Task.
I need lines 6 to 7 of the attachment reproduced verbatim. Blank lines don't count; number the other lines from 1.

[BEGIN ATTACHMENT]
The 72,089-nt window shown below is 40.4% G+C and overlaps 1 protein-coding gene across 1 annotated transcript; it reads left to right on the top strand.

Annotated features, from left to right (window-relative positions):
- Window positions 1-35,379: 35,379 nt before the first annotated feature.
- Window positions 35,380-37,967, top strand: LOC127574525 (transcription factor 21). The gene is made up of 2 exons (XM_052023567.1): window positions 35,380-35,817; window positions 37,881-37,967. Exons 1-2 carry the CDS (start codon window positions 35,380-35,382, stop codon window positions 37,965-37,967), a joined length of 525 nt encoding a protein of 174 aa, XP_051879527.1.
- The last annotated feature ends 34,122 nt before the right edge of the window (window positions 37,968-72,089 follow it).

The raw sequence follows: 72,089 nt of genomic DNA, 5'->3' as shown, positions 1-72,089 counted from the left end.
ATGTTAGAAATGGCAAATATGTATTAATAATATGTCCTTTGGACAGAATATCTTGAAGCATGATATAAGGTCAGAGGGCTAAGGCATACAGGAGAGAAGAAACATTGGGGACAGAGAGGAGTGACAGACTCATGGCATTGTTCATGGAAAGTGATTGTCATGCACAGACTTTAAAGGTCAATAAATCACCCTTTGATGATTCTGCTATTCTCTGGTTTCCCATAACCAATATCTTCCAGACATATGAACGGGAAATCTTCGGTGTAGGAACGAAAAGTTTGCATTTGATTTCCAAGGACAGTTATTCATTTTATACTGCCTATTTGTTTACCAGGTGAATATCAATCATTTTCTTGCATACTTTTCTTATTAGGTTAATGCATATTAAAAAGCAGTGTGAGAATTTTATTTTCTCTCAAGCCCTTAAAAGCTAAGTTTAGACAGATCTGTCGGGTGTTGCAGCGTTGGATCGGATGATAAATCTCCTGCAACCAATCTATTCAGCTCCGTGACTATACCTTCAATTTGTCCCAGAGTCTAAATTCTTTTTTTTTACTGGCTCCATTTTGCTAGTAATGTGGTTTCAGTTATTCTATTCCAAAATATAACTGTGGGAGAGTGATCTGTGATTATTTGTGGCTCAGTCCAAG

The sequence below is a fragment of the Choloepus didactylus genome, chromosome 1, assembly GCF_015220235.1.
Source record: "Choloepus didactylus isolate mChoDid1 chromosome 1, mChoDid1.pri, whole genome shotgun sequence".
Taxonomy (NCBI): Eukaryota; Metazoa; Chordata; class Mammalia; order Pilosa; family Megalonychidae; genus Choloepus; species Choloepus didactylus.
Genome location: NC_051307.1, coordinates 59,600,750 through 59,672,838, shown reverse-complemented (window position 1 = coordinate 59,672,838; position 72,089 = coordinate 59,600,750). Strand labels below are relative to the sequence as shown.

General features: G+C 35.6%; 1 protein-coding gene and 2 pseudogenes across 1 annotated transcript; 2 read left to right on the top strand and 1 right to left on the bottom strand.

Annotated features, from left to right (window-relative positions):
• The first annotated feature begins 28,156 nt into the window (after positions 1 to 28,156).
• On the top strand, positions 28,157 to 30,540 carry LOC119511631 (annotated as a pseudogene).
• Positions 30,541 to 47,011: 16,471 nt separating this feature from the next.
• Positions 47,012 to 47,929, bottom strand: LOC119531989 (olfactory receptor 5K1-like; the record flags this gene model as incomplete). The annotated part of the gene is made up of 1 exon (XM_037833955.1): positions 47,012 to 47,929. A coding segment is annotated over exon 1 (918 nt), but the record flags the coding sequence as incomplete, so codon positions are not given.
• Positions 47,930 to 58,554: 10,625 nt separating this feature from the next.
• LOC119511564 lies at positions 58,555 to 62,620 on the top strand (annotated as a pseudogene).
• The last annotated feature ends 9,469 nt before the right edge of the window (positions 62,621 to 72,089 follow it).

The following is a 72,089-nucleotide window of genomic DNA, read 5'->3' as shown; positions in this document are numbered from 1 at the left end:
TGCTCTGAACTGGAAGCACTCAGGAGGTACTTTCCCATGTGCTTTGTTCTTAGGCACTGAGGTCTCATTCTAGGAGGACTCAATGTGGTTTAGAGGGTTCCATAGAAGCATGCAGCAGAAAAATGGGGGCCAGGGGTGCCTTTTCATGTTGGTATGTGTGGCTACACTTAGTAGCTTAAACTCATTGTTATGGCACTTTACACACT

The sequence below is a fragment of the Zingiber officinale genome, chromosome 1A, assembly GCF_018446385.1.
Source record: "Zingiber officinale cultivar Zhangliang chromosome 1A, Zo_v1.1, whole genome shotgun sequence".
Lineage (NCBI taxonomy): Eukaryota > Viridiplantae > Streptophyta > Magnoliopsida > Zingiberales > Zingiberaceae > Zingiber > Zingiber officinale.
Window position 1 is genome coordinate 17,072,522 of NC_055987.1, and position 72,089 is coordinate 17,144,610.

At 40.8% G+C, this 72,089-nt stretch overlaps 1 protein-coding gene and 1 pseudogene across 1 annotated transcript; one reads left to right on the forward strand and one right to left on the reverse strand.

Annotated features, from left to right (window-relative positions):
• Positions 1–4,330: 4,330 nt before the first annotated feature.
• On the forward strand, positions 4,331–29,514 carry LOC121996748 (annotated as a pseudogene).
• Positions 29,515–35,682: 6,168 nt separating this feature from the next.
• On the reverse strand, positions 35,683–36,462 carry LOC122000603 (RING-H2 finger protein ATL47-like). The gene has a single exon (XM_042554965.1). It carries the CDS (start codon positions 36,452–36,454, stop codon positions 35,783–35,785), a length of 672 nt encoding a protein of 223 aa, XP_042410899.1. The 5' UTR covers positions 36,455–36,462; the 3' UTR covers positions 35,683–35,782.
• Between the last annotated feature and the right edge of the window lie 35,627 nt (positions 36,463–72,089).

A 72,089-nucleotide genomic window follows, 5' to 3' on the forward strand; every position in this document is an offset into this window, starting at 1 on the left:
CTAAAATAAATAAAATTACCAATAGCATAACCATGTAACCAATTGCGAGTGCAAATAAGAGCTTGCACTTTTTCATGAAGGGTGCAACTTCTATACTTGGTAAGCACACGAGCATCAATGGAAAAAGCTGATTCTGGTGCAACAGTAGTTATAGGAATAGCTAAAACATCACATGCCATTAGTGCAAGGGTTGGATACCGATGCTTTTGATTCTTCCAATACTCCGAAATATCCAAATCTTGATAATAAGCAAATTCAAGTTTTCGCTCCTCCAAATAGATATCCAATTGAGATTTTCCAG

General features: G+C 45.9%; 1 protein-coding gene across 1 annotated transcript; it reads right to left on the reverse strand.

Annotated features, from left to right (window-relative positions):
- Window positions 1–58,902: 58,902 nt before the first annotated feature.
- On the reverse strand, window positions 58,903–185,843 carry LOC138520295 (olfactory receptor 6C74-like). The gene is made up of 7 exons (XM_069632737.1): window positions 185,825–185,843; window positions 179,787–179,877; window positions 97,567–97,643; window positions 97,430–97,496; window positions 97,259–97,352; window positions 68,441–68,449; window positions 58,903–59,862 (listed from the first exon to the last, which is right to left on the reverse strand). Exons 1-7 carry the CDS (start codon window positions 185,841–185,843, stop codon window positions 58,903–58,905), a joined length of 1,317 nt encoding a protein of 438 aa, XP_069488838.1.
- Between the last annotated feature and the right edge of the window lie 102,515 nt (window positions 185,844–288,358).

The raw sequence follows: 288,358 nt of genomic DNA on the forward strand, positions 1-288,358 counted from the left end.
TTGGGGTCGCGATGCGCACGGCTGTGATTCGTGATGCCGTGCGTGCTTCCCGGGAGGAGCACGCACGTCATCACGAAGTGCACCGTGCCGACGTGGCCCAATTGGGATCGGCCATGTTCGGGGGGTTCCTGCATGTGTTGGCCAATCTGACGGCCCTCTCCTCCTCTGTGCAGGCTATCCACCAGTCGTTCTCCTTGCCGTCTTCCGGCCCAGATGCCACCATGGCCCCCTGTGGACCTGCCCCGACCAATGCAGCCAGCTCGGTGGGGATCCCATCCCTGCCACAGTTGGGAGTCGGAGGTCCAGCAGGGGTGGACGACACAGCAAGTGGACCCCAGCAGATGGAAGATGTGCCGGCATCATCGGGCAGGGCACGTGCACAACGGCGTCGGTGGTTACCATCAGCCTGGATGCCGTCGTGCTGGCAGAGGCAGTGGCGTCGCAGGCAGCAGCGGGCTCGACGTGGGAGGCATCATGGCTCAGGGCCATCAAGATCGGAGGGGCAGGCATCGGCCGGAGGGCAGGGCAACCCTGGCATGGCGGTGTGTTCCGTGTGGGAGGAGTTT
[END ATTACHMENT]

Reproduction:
The raw sequence follows: 72,089 nt of genomic DNA, 5'->3' as shown, positions 1-72,089 counted from the left end.
ATGTTAGAAATGGCAAATATGTATTAATAATATGTCCTTTGGACAGAATATCTTGAAGCATGATATAAGGTCAGAGGGCTAAGGCATACAGGAGAGAAGAAACATTGGGGACAGAGAGGAGTGACAGACTCATGGCATTGTTCATGGAAAGTGATTGTCATGCACAGACTTTAAAGGTCAATAAATCACCCTTTGATGATTCTGCTATTCTCTGGTTTCCCATAACCAATATCTTCCAGACATATGAACGGGAAATCTTCGGTGTAGGAACGAAAAGTTTGCATTTGATTTCCAAGGACAGTTATTCATTTTATACTGCCTATTTGTTTACCAGGTGAATATCAATCATTTTCTTGCATACTTTTCTTATTAGGTTAATGCATATTAAAAAGCAGTGTGAGAATTTTATTTTCTCTCAAGCCCTTAAAAGCTAAGTTTAGACAGATCTGTCGGGTGTTGCAGCGTTGGATCGGATGATAAATCTCCTGCAACCAATCTATTCAGCTCCGTGACTATACCTTCAATTTGTCCCAGAGTCTAAATTCTTTTTTTTTACTGGCTCCATTTTGCTAGTAATGTGGTTTCAGTTATTCTATTCCAAAATATAACTGTGGGAGAGTGATCTGTGATTATTTGTGGCTCAGTCCAAG